Hivos is very concerned about the safety of local journalists in the Iraqi province of Ninewa. We have received alarming messages from our partner, the Iraqi Journalists Rights Defense Association (IJRDA), and other organisations, about the increasing number of journalists shot by gunmen since early October 2013. One recent victim was Aadel Mohsen Husain, journalist and IJRDA activist in Tal Afar district. Although police are investigating the killings, no arrests or charges have been made in connection with the attacks.
On 3 December 2013, unknown gunmen assassinated writer and journalist Aadel Mohsen Husain in the provincial capital Mosul. He worked for several Iraqi newspapers and was active in the Iraqi Journalists Rights Defense Association since 2003.
IJRDA has urged the local government and security forces in Ninewa province to ensure a safe environment for journalists and to open official investigations into the recent killings and threats against journalists. Their call went unheeded.
The killings are part of a pattern of violence against journalists and repression of critical voices in Iraq. Reporters Without Borders and Human Rights Watch report that Iraqi journalists are threatened, especially when they cover stories about corruption, armed violence or other politically sensitive topics, and are aggressively prosecuted by the government for allegedly defaming public figures. The Centre for the Legal Protection of Journalists claims to represent more than ten journalists facing criminal charges at the moment.
The security situation in Iraq is unpredictable and is expected to deteriorate during the election campaign in March-April 2014. In addition, there has been a trend toward increasing authoritarianism and silencing of critical voices in federal Iraq and Iraqi Kurdistan. According to the Journalistic Freedoms Observatory in Baghdad, some 50 journalists in Mosul have been killed in violence since 2003. Hivos partner IJRDA calls Mosul and Nineveh the most dangerous place for journalists in Iraq.
Hivos has supported the Iraqi Journalists’ Rights Defense Association (IJRDA) since 2012. The Association is based in Baghdad, with branches in twelve of Iraq’s eighteen provinces, and counts some six hundred members throughout the country. IJRDA provides legal and technical support for journalists, documents violations against journalists and writers in Iraq, and issues regular reports on the status of media and civil society watchdogs for national and international audiences.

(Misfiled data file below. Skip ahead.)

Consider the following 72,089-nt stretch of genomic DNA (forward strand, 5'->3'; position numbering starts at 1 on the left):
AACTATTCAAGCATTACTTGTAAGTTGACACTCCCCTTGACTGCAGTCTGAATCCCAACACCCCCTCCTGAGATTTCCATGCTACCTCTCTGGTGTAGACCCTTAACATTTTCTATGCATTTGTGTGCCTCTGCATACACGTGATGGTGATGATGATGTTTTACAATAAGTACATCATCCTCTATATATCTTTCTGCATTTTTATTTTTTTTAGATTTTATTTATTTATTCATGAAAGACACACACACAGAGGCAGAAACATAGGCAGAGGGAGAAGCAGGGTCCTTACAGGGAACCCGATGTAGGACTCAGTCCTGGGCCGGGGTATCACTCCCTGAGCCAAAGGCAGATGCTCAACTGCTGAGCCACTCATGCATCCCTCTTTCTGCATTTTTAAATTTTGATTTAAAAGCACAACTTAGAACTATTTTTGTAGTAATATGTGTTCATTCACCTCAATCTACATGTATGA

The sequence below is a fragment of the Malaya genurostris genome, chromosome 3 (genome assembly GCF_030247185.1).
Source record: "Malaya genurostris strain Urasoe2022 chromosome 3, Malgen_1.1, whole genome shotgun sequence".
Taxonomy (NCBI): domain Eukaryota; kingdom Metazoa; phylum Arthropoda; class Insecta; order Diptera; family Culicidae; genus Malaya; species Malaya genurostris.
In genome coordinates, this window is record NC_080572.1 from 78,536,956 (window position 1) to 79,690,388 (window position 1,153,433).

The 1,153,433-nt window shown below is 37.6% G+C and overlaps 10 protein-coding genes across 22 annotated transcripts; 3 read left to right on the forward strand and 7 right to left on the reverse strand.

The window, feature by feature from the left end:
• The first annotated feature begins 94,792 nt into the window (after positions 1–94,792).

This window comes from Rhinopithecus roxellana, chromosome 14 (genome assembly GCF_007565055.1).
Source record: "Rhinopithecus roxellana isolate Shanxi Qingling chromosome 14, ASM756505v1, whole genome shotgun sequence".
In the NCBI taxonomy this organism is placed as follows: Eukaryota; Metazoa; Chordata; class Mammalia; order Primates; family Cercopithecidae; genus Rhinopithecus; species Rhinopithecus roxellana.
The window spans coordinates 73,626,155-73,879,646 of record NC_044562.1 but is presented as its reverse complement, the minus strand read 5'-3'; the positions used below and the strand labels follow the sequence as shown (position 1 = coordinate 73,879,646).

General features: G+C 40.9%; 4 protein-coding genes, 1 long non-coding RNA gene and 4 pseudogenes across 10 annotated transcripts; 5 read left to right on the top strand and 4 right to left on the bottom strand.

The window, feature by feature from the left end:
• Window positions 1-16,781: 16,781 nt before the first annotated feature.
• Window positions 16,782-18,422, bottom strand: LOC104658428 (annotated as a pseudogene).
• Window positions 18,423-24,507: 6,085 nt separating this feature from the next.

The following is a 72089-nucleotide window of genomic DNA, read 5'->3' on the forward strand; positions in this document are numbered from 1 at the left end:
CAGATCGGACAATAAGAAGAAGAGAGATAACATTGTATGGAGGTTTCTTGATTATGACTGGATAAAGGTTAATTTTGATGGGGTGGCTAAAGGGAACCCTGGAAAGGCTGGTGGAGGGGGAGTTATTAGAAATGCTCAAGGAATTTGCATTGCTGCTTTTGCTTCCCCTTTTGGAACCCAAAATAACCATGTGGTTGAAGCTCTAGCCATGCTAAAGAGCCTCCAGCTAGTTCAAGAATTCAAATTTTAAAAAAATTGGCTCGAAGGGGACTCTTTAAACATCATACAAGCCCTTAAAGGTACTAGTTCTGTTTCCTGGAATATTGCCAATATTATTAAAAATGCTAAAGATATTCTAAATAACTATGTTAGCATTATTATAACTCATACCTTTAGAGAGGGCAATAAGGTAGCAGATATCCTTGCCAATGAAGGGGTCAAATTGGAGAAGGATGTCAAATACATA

With the support of Hivos, the Association organised a series of training for around 150 Iraqi journalists. The courses focused on human rights conventions, human rights monitoring and documentation, corruption and how to address it, as well as how to conduct investigative journalism.
Hivos considers independent journalism of utmost importance for democratic development to take root. Marcel van der Heijden, programme manager of the CSO Capacity Development Programme Iraq, argues that “the recent violence against journalists in Mosul clearly shows why it is so important that we support IJRDA. We both have the same goal: a society in Iraq where journalists are able to do their job safely, critically and effectively.”
Recent killings of journalists in Mosul:
- 3 December 2013: Gunmen assassinated Aadel Mohsen Husain, journalist and activist for IJRDA.
- 24 November 2013: Gunmen killed Alaa Edward Butros, a journalist for Al-Rashid TV news service.
- 24 October 2013: Gunmen killed Bashar Abdul-Qader Najm Al-Nouaymi, a cameraman working with Al-Mosuliya news agency.
- 8 October 2013: Gunmen killed Saad Zaghloul, a spokesman for the Ninewa governor, Atheel Nujaifi, after another spokesperson for this governor, Qahtan Sami, had been killed in July. Both had previously worked as journalists.
- 5 October 2013: Gunmen killed Mohammed Karim Al-Badrani, a TV reporter working with Al-Sharqiya news service, and his cameraman, Mohammed al-Ghanem Al-Obeidi.
Attempted killing and death threats:
- 27 October 2013: Falah Hassan, correspondent for Al-Masar TV, was badly wounded when he was shot by gunmen.
- Houssam Mahmoud Farj and Salim Mohamed received death threats after satellite TV station Al-Etejah broadcast their documentary at the end of October called “The reign of chaos,” in which they criticised corruption in state institutions. Farj has already been threatened for his reporting in the past.